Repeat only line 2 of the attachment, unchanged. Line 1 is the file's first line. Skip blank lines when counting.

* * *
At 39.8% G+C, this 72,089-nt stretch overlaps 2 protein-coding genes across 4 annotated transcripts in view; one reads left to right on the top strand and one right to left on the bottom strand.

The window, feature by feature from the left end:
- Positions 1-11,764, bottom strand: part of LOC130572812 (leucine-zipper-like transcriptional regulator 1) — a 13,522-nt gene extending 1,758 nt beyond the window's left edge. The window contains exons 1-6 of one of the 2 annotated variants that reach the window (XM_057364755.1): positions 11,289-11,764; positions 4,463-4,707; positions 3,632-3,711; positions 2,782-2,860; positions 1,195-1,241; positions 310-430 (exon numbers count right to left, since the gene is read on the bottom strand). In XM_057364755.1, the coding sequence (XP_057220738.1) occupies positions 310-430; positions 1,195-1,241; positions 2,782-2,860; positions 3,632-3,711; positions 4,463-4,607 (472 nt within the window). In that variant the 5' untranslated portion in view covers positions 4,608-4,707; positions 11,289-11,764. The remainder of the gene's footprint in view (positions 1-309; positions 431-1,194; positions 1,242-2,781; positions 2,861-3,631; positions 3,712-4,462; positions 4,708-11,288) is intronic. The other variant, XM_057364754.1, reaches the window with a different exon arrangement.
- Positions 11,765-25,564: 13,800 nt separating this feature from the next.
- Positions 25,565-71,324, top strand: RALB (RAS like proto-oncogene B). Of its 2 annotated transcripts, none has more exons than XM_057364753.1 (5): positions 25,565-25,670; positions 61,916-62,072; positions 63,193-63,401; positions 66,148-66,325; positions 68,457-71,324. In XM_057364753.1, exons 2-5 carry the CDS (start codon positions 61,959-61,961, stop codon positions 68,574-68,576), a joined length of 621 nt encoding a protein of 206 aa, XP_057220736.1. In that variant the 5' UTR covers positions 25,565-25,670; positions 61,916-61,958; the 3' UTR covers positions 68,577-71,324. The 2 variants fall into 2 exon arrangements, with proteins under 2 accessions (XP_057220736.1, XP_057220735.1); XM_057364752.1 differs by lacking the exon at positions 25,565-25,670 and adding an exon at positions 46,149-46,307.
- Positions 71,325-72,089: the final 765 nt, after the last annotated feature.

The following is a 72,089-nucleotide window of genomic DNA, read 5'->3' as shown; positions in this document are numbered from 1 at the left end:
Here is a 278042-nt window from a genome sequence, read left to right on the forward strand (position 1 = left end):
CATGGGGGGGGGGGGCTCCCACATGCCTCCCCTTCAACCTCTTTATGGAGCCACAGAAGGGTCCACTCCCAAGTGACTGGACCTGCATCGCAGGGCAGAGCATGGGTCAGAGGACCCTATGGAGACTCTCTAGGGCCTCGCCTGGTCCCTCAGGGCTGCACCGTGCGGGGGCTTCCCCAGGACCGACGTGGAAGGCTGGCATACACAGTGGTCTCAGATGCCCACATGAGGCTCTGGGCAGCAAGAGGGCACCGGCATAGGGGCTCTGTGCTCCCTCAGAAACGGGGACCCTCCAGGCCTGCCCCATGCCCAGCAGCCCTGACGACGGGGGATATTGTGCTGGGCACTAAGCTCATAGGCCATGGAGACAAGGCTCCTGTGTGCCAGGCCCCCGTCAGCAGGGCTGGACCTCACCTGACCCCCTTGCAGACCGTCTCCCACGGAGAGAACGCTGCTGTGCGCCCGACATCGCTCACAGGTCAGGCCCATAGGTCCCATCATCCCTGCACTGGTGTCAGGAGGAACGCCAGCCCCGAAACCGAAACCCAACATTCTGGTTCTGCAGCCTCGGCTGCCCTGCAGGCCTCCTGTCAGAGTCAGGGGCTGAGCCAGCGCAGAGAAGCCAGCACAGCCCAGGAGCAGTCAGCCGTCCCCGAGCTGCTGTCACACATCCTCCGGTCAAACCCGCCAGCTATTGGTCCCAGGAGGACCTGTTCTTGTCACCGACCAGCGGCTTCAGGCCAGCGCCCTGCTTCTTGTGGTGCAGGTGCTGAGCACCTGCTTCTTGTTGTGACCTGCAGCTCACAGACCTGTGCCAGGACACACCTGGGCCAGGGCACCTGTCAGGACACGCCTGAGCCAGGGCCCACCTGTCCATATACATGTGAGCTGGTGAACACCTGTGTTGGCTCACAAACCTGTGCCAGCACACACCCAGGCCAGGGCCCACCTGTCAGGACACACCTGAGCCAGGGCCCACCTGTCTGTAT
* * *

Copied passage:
The window, feature by feature from the left end: